Meadows says benefits to expire as negotiators struggle to get deal

White House chief of staff Mark MeadowsMark MeadowsThe Hill's 12:30 Report: Sights and sounds from Inauguration Day Trump leaves White House, promises to be back in 'some form' LIVE INAUGURATION COVERAGE: Biden signs executive orders; press secretary holds first briefing MORE said Wednesday that added unemployment benefits will formally expire on Friday as negotiators appear to be struggling to make any progress toward a bipartisan deal.

"Enhanced unemployment insurance provisions will expire," Meadows told reporters after a meeting with Treasury Secretary Steven MnuchinSteven MnuchinBiden can hold China accountable for human rights abuses by divesting now Pence delivers coronavirus task force report to Biden Treasury imposes additional sanctions on Cuba over allegations of 'serious human rights abuse' MORE, House Speaker Nancy PelosiNancy PelosiBiden attends first church service as president in DC, stops at local bagel shop More hands needed on the nuclear football Sunday shows preview: All eyes on Biden administration to tackle coronavirus MORE (D-Calif.) and Senate Minority Leader Charles SchumerChuck SchumerCapitol insurrection fallout: A PATRIOT Act 2.0? Schumer calls for DOJ watchdog to probe alleged Trump effort to oust acting AG Student loan forgiveness would be windfall for dentists, doctors and lawyers MORE (D-N.Y.).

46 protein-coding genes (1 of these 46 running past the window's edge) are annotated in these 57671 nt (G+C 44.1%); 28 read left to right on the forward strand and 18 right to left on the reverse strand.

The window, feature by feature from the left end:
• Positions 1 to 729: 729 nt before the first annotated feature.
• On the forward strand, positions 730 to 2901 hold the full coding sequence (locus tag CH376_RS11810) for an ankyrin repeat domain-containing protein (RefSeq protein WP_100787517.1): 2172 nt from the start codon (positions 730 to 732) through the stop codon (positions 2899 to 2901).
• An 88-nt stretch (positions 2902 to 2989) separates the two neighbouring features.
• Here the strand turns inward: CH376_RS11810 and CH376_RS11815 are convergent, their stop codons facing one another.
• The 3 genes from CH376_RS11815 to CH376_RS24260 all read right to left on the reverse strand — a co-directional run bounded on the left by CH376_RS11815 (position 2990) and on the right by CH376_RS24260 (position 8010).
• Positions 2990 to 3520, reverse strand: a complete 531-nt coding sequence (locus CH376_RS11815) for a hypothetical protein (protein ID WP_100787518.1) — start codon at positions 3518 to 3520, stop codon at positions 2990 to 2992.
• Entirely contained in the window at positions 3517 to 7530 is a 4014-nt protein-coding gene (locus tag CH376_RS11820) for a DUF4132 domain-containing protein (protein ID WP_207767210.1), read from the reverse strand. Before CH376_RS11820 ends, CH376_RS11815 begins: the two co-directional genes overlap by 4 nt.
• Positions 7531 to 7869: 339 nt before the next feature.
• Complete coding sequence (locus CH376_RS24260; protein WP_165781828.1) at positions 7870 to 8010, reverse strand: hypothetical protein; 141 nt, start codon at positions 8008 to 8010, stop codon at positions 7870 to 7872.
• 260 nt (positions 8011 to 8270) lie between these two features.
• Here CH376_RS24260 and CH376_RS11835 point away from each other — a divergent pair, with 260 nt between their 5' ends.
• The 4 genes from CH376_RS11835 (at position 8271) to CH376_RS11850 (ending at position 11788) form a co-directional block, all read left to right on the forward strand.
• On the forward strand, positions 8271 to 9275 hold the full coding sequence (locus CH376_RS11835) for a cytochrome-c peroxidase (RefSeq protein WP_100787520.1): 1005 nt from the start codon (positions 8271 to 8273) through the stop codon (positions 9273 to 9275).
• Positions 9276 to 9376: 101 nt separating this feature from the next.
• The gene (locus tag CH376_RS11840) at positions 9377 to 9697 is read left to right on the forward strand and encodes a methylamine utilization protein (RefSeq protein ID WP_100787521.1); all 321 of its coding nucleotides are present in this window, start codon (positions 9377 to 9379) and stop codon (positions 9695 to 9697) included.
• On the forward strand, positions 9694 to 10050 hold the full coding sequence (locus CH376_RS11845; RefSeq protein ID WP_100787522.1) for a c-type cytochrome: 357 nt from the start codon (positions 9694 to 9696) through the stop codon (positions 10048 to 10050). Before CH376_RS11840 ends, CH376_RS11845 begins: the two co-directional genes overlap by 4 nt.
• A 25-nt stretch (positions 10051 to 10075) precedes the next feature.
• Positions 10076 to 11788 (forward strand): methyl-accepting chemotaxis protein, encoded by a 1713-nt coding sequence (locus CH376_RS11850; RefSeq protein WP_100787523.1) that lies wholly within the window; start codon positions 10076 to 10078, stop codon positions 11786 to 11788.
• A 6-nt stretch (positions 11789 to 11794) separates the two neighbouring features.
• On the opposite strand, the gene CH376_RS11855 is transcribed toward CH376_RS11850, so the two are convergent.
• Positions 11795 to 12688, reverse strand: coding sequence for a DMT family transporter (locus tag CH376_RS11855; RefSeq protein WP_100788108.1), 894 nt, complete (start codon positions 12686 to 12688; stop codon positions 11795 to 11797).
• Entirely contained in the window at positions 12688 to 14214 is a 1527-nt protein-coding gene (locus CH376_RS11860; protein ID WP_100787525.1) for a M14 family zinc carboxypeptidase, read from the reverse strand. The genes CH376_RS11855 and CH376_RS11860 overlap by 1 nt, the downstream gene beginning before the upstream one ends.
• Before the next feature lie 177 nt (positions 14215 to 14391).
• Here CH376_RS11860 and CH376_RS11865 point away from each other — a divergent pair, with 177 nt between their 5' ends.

Asked if he believed that it would happen now, he added: "I do."


Under the coronavirus relief package passed in March, Congress agreed to an additional $600-per-week federal benefit for those without a job during the pandemic.

As drafted, the benefit is set to officially expire Friday, but because of the calendar and how most states disperse unemployment benefits they actually began to expire last Saturday.

What to do about unemployment benefits has been a major sticking point for the chances of getting a bipartisan deal.

Democrats want to extend the $600 added benefit through the end of the year. Republicans, meanwhile, are proposing switching to a 70 percent wage replacement match. During the two-month transition to the new system, the federal government would provide a $200 per month federal unemployment benefit.

Some Republicans are pushing to move a stand-alone short-term extension of the unemployment benefits to avoid the Friday cliff.

But Meadows said after the meeting that Pelosi and Schumer have shot down that idea.

"There's been a lot of discussion about that, but Speaker Pelosi and Leader Schumer has made it very clear that they're not going to do that," Meadows said.